What does taking care of the Mississippi River mean to you? For Lark Weller it's about language and communication. Lark is a community planner for the National Park Service, working in the Mississippi National River and Recreation Area.
With a master’s degree in urban and regional planning from the Humphrey School of Public Affairs, Lark is well-versed in the vocabulary of water resource professionals, but over time she’s noticed the professional lexicon doesn’t always resonate with communities, and can even alienate some people. These language differences can hinder important conversations about shared places, she explains, which motivates her to consider how the park service can “think about our use of language differently, more intentionally and carefully.”
Lark describes herself as a convener, and today she is focused on bringing water resource professionals together with people who have other backgrounds and lived experience, who are “inviting them to think about what water is” in new or different ways. Rather than reflexively use terms like “resource” or “value,” Lark is working to center conversations around meaning: What is the meaning that people find in this place? What is the meaning that people find in this water?
“We’re there to take care of this place for all people,” she says, “so we need to understand what taking care of it means to all people.”
Stories and science
It is not easy to talk about water in unfamiliar ways. But like Lark, We Are Water MN is trying to push those boundaries. We Are Water MN — a popular statewide traveling exhibition and community engagement project — invites visitors to reflect on the experiences of local people and come to a deeper understanding of what taking care of water means to people. Science and history are also included this 1000-square foot, hands-on exhibit created by the Minnesota Humanities Center, MPCA, Minnesota Historical Society and Departments of Health, Agriculture and Natural Resources. This is the second statewide tour of the We Are Water MN exhibit. It visits eight Minnesota communities between October 2018 and November 2019: St. Paul, Bemidji, Crookston, Duluth, Austin, Northfield, Grand Rapids, and Onamia.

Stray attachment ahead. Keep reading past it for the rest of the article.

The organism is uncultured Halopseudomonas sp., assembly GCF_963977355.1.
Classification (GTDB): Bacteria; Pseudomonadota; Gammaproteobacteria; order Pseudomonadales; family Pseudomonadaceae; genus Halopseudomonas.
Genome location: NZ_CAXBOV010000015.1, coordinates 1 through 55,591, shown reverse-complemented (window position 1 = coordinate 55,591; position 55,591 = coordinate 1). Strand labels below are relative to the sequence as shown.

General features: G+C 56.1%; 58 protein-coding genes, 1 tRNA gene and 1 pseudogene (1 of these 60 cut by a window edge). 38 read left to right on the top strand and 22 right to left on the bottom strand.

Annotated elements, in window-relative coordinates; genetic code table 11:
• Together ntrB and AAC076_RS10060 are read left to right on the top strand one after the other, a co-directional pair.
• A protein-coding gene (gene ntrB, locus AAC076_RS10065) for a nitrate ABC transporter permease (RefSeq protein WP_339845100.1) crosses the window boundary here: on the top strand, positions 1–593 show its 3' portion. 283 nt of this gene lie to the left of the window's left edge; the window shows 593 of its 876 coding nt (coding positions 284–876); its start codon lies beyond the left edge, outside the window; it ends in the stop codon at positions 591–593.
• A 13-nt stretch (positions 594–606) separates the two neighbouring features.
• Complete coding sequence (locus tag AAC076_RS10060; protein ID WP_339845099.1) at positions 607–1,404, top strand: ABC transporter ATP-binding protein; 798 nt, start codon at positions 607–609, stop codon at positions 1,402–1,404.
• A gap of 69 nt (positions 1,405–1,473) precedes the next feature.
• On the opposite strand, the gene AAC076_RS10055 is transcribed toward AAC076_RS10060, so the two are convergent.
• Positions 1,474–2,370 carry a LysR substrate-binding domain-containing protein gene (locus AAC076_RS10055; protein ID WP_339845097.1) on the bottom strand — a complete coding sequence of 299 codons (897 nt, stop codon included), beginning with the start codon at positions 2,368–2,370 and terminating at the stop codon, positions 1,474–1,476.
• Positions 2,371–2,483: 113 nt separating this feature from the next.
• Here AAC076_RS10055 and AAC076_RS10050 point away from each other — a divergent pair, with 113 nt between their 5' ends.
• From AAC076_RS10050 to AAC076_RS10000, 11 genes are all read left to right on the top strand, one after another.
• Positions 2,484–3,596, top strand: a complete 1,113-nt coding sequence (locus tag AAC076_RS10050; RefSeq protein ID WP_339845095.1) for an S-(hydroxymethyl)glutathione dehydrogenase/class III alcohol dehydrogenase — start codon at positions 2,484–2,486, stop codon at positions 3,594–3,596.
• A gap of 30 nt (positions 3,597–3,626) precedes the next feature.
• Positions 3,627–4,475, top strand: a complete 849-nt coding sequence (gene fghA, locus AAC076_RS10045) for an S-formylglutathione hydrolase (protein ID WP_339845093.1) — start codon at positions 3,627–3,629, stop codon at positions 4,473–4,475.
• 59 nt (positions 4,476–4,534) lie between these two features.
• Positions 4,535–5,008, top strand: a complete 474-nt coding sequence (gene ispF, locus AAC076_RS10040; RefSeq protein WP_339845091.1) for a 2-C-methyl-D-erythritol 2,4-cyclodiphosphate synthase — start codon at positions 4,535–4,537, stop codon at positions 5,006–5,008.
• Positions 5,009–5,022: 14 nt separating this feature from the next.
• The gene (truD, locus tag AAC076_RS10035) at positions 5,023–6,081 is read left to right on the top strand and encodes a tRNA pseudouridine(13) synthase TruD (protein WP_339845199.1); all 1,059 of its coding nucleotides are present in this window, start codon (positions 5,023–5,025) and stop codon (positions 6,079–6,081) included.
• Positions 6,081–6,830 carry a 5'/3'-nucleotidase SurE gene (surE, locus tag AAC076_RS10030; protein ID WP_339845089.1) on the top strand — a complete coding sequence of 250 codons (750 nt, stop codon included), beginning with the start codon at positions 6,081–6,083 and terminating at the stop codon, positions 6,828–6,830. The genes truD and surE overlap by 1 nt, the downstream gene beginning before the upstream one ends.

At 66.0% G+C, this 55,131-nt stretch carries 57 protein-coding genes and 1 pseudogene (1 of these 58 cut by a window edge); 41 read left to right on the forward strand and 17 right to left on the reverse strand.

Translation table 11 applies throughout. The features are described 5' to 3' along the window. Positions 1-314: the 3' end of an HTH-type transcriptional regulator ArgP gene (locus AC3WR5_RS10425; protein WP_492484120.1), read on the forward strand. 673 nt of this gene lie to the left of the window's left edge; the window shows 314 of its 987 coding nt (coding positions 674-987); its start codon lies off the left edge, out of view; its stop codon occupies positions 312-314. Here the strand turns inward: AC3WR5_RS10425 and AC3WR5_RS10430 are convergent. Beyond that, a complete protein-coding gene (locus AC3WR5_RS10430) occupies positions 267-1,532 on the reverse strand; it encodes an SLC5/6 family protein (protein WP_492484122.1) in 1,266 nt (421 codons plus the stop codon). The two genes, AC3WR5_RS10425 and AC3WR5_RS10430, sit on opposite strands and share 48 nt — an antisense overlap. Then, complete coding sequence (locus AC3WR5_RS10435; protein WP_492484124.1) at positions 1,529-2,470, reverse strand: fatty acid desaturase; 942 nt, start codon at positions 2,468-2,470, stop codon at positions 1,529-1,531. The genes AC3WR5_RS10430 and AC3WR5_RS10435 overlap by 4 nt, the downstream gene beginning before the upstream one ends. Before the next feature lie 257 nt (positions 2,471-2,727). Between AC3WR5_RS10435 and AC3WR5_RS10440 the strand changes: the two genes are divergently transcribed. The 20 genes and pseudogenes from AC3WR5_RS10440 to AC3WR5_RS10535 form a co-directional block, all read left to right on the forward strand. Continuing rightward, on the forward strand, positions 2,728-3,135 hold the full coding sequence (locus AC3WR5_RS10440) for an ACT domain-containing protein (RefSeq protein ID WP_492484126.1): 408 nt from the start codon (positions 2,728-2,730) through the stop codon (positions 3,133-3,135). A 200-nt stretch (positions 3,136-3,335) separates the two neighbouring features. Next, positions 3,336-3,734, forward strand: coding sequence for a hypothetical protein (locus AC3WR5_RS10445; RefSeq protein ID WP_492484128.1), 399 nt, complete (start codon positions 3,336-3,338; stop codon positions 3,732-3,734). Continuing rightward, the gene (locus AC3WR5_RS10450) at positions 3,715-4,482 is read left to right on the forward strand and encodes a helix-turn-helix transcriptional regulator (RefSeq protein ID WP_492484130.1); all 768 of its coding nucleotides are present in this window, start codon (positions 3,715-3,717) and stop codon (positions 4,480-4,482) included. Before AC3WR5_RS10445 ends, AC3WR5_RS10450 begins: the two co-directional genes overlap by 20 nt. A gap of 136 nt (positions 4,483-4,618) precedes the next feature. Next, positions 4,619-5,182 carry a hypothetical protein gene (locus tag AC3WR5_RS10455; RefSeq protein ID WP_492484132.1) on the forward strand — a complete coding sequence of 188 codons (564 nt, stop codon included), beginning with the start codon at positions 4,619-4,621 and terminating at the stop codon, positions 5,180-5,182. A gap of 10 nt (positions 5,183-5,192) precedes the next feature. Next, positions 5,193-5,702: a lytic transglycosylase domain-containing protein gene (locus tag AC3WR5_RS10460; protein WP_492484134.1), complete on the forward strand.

Visiting the exhibit
We Are Water MN opens October 12 through November 26 at the University of Minnesota’s Institute on the Environment (1954 Buford Ave., St. Paul). We Are Water MN explores the connections between the humanities and water through an exhibit, public events and educator resources. The 2018-2019 tour will feature the stories of two Minnesota Agricultural Water Quality Certification Program certified producers and how they manage water quality on their farms.
As part of the exhibit, the Institute on the Environment and the River Life Program will offer:
- Weekly Wednesday River Walks, October 3 through November 14 at noon
- Phalen Creek Nibi Walk, October 6 and 27
- Seminars and presentations open to the public
Visit the U of M website for full program details. School groups and walk-in visitors are welcome during open hours.
Pair a visit to We Are Water MN and the newly renovated Bell Museum just blocks away. Check out their new digital planetarium, famous wildlife dioramas, and this fall’s visiting exhibit: Our Global Kitchen: Food, Nature, Culture. Open daily from 10 a.m. – 5 p.m.